“More time than you or I can can imagine past.” She said. “And the universe progressed in the ways that God had planned. The world that was created by Adam and Eve and their offspring, it was the sort-of place we do not have words for, really. It was beautiful in so many ways. It was not the untamed wild they had been born into. And yet it was not at all like our cities. People became stewards of the land and worked with it, rather than over and above it. Healing, not death, ruled the day. Obedience to our maker was the rule, not the exception. Suffering had such a different character in this world that it was not even dreaded. But was seen as a teacher, a purifier.”
“In this world, which might seem so beautiful to us, God sat on his throne. The angels’ voice joined with the humans voices in this tremendous chorus. And there came a day, that God wept. Not in joy or happiness—but in the deepest sorrow that had ever been felt by any being. God realized quite suddenly –” She stopped mid-sentence. I guess she saw that I had something to say. A bit impatiently, she motioned for me to say my piece.
“How could God suddenly realize something?” I asked her.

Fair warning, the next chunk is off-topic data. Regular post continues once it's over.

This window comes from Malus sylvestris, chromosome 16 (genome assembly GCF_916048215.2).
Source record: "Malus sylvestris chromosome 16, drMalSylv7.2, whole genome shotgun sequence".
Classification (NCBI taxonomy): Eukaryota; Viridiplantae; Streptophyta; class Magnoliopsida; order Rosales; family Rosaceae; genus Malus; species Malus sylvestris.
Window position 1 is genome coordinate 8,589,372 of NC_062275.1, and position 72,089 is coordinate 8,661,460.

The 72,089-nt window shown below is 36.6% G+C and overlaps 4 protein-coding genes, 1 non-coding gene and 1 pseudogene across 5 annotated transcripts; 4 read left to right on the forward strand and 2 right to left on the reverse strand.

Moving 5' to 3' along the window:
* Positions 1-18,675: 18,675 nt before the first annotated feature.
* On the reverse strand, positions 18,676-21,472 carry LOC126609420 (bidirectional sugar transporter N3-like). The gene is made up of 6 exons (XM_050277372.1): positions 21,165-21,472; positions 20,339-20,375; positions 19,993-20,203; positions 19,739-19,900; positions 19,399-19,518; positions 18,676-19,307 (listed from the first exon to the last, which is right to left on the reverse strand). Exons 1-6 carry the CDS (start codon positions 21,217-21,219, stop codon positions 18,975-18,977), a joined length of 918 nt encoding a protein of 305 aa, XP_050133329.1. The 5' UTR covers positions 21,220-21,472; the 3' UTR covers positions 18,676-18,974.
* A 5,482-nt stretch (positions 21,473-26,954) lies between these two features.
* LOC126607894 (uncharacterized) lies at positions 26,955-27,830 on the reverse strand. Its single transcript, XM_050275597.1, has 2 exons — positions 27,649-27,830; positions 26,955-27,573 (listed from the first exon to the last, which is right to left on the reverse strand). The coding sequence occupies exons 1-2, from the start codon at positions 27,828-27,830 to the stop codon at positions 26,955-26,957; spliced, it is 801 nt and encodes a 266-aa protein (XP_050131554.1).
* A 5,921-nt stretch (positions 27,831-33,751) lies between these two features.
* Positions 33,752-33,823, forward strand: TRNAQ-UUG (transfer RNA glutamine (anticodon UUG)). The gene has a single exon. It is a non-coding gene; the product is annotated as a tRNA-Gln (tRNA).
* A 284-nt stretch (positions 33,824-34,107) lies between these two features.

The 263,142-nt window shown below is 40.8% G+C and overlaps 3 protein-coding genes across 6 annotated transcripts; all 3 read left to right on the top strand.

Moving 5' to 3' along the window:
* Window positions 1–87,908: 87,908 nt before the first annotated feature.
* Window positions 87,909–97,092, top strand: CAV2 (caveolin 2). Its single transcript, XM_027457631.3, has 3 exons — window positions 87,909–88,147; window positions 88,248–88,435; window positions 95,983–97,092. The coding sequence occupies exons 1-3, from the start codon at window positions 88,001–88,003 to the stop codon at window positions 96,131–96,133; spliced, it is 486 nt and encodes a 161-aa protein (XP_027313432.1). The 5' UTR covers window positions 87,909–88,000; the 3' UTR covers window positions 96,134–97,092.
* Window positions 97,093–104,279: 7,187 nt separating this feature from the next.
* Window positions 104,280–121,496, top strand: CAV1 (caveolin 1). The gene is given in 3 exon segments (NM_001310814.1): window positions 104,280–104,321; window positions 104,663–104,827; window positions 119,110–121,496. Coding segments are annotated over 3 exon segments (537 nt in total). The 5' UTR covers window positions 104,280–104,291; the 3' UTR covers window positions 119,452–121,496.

“That little piece of silliness was necessary.” She said. “It was built into the very fabric of this story itself. I would like to suggest that God knew what was needed all along. And that is why the tree was placed in the Garden of Eden. To accept your suggestion, that the tree was unnecessary, we had to strike God, within this story, with a bit of stupidity.”
I wasn’t sure if I bought the logic. But I was willing to grant the point for now.
“God wept. Not in joy or happiness—but in the deepest sorrow that has ever been felt by any being. God realized quite suddenly that he had missed such a wonderful oppurunity. Because man could have been different. The whole of creation was built to sing these hyms to its maker. It was built into the very nature of the stars, of the angels, even the force of gravity, to proclaim God’s greatness.